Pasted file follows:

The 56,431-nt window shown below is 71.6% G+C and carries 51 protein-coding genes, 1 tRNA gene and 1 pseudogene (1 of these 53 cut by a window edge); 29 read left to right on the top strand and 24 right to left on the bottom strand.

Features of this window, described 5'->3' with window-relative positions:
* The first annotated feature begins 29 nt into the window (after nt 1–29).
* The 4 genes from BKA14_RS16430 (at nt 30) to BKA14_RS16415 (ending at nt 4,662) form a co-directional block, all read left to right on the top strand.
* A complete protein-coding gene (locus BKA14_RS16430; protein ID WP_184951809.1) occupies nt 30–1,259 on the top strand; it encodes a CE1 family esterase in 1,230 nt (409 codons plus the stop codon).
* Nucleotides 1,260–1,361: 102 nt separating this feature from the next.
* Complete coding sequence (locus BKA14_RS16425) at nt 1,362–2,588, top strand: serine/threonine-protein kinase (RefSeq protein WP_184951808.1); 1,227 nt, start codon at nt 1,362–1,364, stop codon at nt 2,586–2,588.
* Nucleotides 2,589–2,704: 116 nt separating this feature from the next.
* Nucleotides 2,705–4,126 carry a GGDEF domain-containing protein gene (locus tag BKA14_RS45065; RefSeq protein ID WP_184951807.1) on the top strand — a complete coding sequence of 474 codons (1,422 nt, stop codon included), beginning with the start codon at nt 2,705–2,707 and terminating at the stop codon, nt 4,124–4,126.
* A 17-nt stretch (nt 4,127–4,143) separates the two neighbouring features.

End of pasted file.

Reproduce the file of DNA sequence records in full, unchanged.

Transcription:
The 56,431-nt window shown below is 71.6% G+C and carries 51 protein-coding genes, 1 tRNA gene and 1 pseudogene (1 of these 53 cut by a window edge); 29 read left to right on the top strand and 24 right to left on the bottom strand.

Features of this window, described 5'->3' with window-relative positions:
* The first annotated feature begins 29 nt into the window (after nt 1–29).
* The 4 genes from BKA14_RS16430 (at nt 30) to BKA14_RS16415 (ending at nt 4,662) form a co-directional block, all read left to right on the top strand.
* A complete protein-coding gene (locus BKA14_RS16430; protein ID WP_184951809.1) occupies nt 30–1,259 on the top strand; it encodes a CE1 family esterase in 1,230 nt (409 codons plus the stop codon).
* Nucleotides 1,260–1,361: 102 nt separating this feature from the next.
* Complete coding sequence (locus BKA14_RS16425) at nt 1,362–2,588, top strand: serine/threonine-protein kinase (RefSeq protein WP_184951808.1); 1,227 nt, start codon at nt 1,362–1,364, stop codon at nt 2,586–2,588.
* Nucleotides 2,589–2,704: 116 nt separating this feature from the next.
* Nucleotides 2,705–4,126 carry a GGDEF domain-containing protein gene (locus tag BKA14_RS45065; RefSeq protein ID WP_184951807.1) on the top strand — a complete coding sequence of 474 codons (1,422 nt, stop codon included), beginning with the start codon at nt 2,705–2,707 and terminating at the stop codon, nt 4,124–4,126.
* A 17-nt stretch (nt 4,127–4,143) separates the two neighbouring features.